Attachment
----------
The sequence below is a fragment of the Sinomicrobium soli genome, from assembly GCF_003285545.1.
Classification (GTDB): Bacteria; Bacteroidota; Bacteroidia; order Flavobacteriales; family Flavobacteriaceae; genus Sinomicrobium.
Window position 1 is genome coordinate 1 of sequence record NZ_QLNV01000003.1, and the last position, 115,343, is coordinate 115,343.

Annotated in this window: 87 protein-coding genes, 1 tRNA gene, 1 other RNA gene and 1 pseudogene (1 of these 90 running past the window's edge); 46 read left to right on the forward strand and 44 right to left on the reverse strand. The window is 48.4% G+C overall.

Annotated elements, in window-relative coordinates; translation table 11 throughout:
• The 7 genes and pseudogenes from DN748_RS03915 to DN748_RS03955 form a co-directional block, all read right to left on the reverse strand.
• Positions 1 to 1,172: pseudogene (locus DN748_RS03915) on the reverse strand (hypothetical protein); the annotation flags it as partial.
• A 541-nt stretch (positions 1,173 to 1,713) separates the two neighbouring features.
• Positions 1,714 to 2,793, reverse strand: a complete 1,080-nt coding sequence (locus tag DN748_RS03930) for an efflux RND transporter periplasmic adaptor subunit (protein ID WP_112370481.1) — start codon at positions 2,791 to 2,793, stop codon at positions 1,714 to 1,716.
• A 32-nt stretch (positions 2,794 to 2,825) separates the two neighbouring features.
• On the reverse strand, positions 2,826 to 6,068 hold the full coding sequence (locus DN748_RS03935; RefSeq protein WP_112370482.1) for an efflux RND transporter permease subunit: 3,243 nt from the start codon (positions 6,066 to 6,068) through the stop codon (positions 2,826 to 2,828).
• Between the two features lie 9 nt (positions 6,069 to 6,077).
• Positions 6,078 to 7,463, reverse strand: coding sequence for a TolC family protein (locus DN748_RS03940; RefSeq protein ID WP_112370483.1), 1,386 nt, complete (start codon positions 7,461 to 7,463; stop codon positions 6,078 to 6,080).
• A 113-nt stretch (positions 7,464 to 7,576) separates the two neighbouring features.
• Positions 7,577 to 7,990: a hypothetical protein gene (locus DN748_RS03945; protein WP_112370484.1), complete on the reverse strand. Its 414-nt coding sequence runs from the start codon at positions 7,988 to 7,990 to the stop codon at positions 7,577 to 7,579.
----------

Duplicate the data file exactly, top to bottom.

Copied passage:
The sequence below is a fragment of the Sinomicrobium soli genome, from assembly GCF_003285545.1.
Classification (GTDB): Bacteria; Bacteroidota; Bacteroidia; order Flavobacteriales; family Flavobacteriaceae; genus Sinomicrobium.
Window position 1 is genome coordinate 1 of sequence record NZ_QLNV01000003.1, and the last position, 115,343, is coordinate 115,343.

Annotated in this window: 87 protein-coding genes, 1 tRNA gene, 1 other RNA gene and 1 pseudogene (1 of these 90 running past the window's edge); 46 read left to right on the forward strand and 44 right to left on the reverse strand. The window is 48.4% G+C overall.

Annotated elements, in window-relative coordinates; translation table 11 throughout:
• The 7 genes and pseudogenes from DN748_RS03915 to DN748_RS03955 form a co-directional block, all read right to left on the reverse strand.
• Positions 1 to 1,172: pseudogene (locus DN748_RS03915) on the reverse strand (hypothetical protein); the annotation flags it as partial.
• A 541-nt stretch (positions 1,173 to 1,713) separates the two neighbouring features.
• Positions 1,714 to 2,793, reverse strand: a complete 1,080-nt coding sequence (locus tag DN748_RS03930) for an efflux RND transporter periplasmic adaptor subunit (protein ID WP_112370481.1) — start codon at positions 2,791 to 2,793, stop codon at positions 1,714 to 1,716.
• A 32-nt stretch (positions 2,794 to 2,825) separates the two neighbouring features.
• On the reverse strand, positions 2,826 to 6,068 hold the full coding sequence (locus DN748_RS03935; RefSeq protein WP_112370482.1) for an efflux RND transporter permease subunit: 3,243 nt from the start codon (positions 6,066 to 6,068) through the stop codon (positions 2,826 to 2,828).
• Between the two features lie 9 nt (positions 6,069 to 6,077).
• Positions 6,078 to 7,463, reverse strand: coding sequence for a TolC family protein (locus DN748_RS03940; RefSeq protein ID WP_112370483.1), 1,386 nt, complete (start codon positions 7,461 to 7,463; stop codon positions 6,078 to 6,080).
• A 113-nt stretch (positions 7,464 to 7,576) separates the two neighbouring features.
• Positions 7,577 to 7,990: a hypothetical protein gene (locus DN748_RS03945; protein WP_112370484.1), complete on the reverse strand. Its 414-nt coding sequence runs from the start codon at positions 7,988 to 7,990 to the stop codon at positions 7,577 to 7,579.